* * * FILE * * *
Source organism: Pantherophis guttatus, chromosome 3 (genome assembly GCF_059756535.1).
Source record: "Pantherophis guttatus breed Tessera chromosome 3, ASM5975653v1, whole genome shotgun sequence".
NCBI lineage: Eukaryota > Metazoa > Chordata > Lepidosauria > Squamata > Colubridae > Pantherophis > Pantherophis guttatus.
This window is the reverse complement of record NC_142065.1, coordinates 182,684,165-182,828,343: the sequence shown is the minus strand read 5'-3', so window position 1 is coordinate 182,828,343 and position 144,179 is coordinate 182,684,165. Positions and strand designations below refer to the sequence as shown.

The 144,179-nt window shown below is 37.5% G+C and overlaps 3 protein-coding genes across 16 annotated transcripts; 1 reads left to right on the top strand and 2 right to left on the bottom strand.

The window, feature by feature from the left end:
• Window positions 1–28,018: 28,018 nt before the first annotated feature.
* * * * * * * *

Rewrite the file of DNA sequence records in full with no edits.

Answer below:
Source organism: Pantherophis guttatus, chromosome 3 (genome assembly GCF_059756535.1).
Source record: "Pantherophis guttatus breed Tessera chromosome 3, ASM5975653v1, whole genome shotgun sequence".
NCBI lineage: Eukaryota > Metazoa > Chordata > Lepidosauria > Squamata > Colubridae > Pantherophis > Pantherophis guttatus.
This window is the reverse complement of record NC_142065.1, coordinates 182,684,165-182,828,343: the sequence shown is the minus strand read 5'-3', so window position 1 is coordinate 182,828,343 and position 144,179 is coordinate 182,684,165. Positions and strand designations below refer to the sequence as shown.

The 144,179-nt window shown below is 37.5% G+C and overlaps 3 protein-coding genes across 16 annotated transcripts; 1 reads left to right on the top strand and 2 right to left on the bottom strand.

The window, feature by feature from the left end:
• Window positions 1–28,018: 28,018 nt before the first annotated feature.